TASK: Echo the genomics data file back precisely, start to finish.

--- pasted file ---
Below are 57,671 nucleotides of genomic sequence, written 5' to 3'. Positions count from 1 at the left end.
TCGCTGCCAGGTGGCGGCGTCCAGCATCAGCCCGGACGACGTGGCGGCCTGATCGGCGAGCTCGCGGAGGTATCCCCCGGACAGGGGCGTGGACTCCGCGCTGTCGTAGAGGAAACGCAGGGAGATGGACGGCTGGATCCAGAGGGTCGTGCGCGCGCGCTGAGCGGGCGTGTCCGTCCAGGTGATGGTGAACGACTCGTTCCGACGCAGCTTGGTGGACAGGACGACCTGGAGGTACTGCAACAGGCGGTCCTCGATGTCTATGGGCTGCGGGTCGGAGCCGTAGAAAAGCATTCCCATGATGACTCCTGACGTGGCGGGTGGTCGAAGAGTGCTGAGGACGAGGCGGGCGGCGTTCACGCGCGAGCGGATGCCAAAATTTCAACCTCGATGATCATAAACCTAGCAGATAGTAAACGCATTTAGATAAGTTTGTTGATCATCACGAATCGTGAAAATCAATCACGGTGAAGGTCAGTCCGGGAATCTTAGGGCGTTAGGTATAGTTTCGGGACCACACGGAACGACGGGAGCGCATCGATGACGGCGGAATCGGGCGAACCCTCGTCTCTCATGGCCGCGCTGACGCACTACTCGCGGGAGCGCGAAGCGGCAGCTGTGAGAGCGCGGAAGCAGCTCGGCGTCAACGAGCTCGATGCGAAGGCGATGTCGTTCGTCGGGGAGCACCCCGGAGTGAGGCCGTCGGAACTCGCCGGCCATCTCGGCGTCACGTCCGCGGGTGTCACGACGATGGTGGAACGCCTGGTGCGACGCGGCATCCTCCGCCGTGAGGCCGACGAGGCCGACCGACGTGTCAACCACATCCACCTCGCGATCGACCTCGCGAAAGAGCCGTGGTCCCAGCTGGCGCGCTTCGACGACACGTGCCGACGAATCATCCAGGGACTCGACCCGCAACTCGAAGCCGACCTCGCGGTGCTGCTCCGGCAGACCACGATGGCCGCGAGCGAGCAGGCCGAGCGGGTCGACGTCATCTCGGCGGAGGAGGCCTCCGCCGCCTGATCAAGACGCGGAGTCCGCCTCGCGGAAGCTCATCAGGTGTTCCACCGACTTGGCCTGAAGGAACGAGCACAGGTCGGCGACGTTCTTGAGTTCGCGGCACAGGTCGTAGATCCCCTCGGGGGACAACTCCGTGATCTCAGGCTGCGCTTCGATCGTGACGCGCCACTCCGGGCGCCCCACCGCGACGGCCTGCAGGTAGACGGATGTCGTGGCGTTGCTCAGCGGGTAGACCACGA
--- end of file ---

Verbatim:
Below are 57,671 nucleotides of genomic sequence, written 5' to 3'. Positions count from 1 at the left end.
TCGCTGCCAGGTGGCGGCGTCCAGCATCAGCCCGGACGACGTGGCGGCCTGATCGGCGAGCTCGCGGAGGTATCCCCCGGACAGGGGCGTGGACTCCGCGCTGTCGTAGAGGAAACGCAGGGAGATGGACGGCTGGATCCAGAGGGTCGTGCGCGCGCGCTGAGCGGGCGTGTCCGTCCAGGTGATGGTGAACGACTCGTTCCGACGCAGCTTGGTGGACAGGACGACCTGGAGGTACTGCAACAGGCGGTCCTCGATGTCTATGGGCTGCGGGTCGGAGCCGTAGAAAAGCATTCCCATGATGACTCCTGACGTGGCGGGTGGTCGAAGAGTGCTGAGGACGAGGCGGGCGGCGTTCACGCGCGAGCGGATGCCAAAATTTCAACCTCGATGATCATAAACCTAGCAGATAGTAAACGCATTTAGATAAGTTTGTTGATCATCACGAATCGTGAAAATCAATCACGGTGAAGGTCAGTCCGGGAATCTTAGGGCGTTAGGTATAGTTTCGGGACCACACGGAACGACGGGAGCGCATCGATGACGGCGGAATCGGGCGAACCCTCGTCTCTCATGGCCGCGCTGACGCACTACTCGCGGGAGCGCGAAGCGGCAGCTGTGAGAGCGCGGAAGCAGCTCGGCGTCAACGAGCTCGATGCGAAGGCGATGTCGTTCGTCGGGGAGCACCCCGGAGTGAGGCCGTCGGAACTCGCCGGCCATCTCGGCGTCACGTCCGCGGGTGTCACGACGATGGTGGAACGCCTGGTGCGACGCGGCATCCTCCGCCGTGAGGCCGACGAGGCCGACCGACGTGTCAACCACATCCACCTCGCGATCGACCTCGCGAAAGAGCCGTGGTCCCAGCTGGCGCGCTTCGACGACACGTGCCGACGAATCATCCAGGGACTCGACCCGCAACTCGAAGCCGACCTCGCGGTGCTGCTCCGGCAGACCACGATGGCCGCGAGCGAGCAGGCCGAGCGGGTCGACGTCATCTCGGCGGAGGAGGCCTCCGCCGCCTGATCAAGACGCGGAGTCCGCCTCGCGGAAGCTCATCAGGTGTTCCACCGACTTGGCCTGAAGGAACGAGCACAGGTCGGCGACGTTCTTGAGTTCGCGGCACAGGTCGTAGATCCCCTCGGGGGACAACTCCGTGATCTCAGGCTGCGCTTCGATCGTGACGCGCCACTCCGGGCGCCCCACCGCGACGGCCTGCAGGTAGACGGATGTCGTGGCGTTGCTCAGCGGGTAGACCACGA